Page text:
Home My Spinner

My Spinner

Ambulatory Blood Pressure Monitoring: The Gold Standard for Diagnosing Hypertension
Diagnosing Hypertension in Primary Care

Hypertension is the most common condition seen in adult primary care practices. To help identify this medical condition, the U.S. Preventative Services Task Force (USPSTF) issued a Grade A recommendation stating that out-of-office measurements via ambulatory blood pressure monitor or home blood pressure monitor should be obtained prior to a hypertension diagnosis.1 As a result, ambulatory blood pressure monitoring is now considered to be the reference standard for measuring blood pressure versus in-office and home measurements.

Limitations of Measuring Blood Pressure in Clinical Settings

There are several limitations when it comes to measuring blood pressure in clinical settings. Unfortunately, even with an automatic blood pressure device, poor technique is common. Errors can be introduced by:

  • Using the wrong cuff size
  • Placing the cuff over the patient’s clothing
  • Improper patient position (e.g., feet not on the floor, arm not at heart level)
  • Failure to allow five minutes of rest
  • Patient conversation
  • Full bladder
  • Other observer biases

When using a manual blood pressure device, additional errors can be introduced. Potential errors when using a manual sphygmomanometer include:

  • Letting air out of the cuff too rapidly
  • Terminal digit bias (i.e., rounding to nearest 5 or 10 mmHg)

Even when performed correctly, office blood pressure measurement has limited reliability due to the small number of readings recorded.2 In addition, office blood pressure measurement has substantial variability that can come from physiologic and external factors causing measurements to fluctuate.3 For example, clinical blood pressure can be influenced by white-coat hypertension which may result in a misdiagnosis.4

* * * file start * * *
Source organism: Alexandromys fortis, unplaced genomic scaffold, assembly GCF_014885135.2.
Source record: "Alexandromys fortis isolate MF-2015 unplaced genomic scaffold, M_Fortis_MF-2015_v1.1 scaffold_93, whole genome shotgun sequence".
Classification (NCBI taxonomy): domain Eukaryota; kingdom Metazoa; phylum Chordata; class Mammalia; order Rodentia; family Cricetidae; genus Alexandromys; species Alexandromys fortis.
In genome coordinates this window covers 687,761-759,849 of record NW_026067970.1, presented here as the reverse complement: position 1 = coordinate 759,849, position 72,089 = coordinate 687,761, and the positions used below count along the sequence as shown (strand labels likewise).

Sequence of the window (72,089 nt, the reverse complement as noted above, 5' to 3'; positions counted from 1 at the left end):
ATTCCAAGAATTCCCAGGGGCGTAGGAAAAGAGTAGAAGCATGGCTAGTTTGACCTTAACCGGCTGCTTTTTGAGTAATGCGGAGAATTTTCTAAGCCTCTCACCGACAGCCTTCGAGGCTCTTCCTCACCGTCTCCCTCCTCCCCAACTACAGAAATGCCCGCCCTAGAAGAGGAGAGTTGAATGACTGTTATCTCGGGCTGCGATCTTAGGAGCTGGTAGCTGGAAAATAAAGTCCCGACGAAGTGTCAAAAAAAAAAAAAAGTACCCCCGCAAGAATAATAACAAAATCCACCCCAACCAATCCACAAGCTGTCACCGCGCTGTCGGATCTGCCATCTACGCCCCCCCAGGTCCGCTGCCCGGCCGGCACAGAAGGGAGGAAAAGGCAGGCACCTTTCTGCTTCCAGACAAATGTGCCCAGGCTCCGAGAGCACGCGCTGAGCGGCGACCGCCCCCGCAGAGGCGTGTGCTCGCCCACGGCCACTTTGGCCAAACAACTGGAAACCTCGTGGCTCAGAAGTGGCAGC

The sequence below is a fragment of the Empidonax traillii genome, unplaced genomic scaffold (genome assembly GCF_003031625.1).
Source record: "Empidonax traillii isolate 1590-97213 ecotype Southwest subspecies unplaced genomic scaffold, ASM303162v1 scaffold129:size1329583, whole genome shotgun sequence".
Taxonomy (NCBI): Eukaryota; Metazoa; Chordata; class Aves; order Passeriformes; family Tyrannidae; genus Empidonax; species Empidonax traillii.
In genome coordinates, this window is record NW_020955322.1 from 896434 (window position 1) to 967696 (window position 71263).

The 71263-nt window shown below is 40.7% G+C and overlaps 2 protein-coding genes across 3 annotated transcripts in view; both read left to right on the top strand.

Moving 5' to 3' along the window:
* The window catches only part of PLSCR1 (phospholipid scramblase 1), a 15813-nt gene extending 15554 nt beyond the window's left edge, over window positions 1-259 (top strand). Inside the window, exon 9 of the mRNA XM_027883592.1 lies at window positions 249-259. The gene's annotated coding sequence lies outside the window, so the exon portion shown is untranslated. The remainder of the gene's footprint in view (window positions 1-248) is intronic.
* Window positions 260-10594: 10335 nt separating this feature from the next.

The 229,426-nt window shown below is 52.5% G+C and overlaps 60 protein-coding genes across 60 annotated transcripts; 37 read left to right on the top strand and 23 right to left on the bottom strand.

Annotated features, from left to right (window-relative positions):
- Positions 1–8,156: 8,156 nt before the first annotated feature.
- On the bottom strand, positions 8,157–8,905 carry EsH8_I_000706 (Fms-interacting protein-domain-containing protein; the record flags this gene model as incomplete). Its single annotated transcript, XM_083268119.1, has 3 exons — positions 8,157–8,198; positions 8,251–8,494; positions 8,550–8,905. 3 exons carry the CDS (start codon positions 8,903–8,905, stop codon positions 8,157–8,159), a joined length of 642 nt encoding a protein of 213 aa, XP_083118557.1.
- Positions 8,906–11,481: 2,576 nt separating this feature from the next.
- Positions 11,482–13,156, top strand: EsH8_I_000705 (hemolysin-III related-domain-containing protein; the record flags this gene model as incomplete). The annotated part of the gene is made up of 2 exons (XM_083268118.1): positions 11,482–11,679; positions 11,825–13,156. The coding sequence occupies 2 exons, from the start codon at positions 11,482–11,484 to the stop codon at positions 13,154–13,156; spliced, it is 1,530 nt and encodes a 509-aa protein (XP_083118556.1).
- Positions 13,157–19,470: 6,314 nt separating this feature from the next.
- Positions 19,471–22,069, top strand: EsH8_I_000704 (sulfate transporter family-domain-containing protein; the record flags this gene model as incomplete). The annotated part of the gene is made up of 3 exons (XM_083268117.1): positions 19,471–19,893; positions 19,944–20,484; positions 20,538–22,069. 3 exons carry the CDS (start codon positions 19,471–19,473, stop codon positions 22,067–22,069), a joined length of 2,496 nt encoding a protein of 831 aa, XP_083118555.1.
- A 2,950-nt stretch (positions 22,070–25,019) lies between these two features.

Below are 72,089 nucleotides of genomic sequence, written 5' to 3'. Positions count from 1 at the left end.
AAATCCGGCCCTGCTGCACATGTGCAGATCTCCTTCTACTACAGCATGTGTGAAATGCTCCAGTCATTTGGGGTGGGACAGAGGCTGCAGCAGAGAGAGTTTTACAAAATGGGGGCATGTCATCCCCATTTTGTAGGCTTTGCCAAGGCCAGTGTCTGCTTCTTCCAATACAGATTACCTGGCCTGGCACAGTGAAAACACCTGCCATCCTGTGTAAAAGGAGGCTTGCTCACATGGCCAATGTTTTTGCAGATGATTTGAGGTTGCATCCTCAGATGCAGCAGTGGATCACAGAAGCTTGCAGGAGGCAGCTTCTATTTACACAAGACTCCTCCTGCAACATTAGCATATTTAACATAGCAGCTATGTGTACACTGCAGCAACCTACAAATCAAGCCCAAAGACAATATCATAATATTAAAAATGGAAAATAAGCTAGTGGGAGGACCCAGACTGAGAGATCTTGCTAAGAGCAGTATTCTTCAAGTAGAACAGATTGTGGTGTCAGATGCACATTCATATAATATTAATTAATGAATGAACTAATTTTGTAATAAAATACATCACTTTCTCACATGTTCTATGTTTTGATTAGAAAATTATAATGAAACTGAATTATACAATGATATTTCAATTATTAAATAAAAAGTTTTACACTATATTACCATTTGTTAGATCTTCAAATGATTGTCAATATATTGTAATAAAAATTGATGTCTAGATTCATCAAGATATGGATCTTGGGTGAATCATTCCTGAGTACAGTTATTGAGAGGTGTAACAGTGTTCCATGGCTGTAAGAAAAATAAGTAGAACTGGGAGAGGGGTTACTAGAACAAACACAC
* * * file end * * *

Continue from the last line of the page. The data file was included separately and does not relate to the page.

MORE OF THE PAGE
As a result, the typical practice is to base a hypertension diagnosis off repeated measurements at the same visit or over different visits.3 Unfortunately, repeat measurement protocols are rarely followed.3 Therefore, two main out-of-office measurement methods have been identified to avoid basing diagnosis off limited office measurements:

1. Ambulatory blood pressure monitoring
2. Home blood pressure monitoring

What is the Ambulatory Blood Pressure Monitoring?

Ambulatory blood pressure monitoring requires the patient to wear a monitor for a 24-hour period. A trained nurse or medical assistant fits the monitor on the patient and provides basic instructions:

  • Do not remove the cuff
  • Avoid strenuous activity
  • Try to relax your arm when the device is taking a reading

The monitor is programmed to take a blood pressure reading automatically at desired intervals (e.g., every 30 minutes throughout the 24-hour period). If a patient’s measurements are greater than or equal to the following cut points, they can be diagnosed as having elevated ambulatory blood pressure:

  • Awake average
  • 135/85mmHg
  • Nighttime (sleep) average
  • 120/70mmHg
  • 24-hour average
  • 130/80mmHg

Although ambulatory blood pressure monitoring is the reference standard, there are still some difficulties with this method:

  • Lack of availability as there are few providers of this service and it requires clinical staff training
  • Recommended to be worn during a work day over a 24-hour period
  • Limits some physical activity (e.g., swimming, running)
  • Can be a nuisance
  • The patient may have to repeat the session due to low-quality data or an insufficient number of readings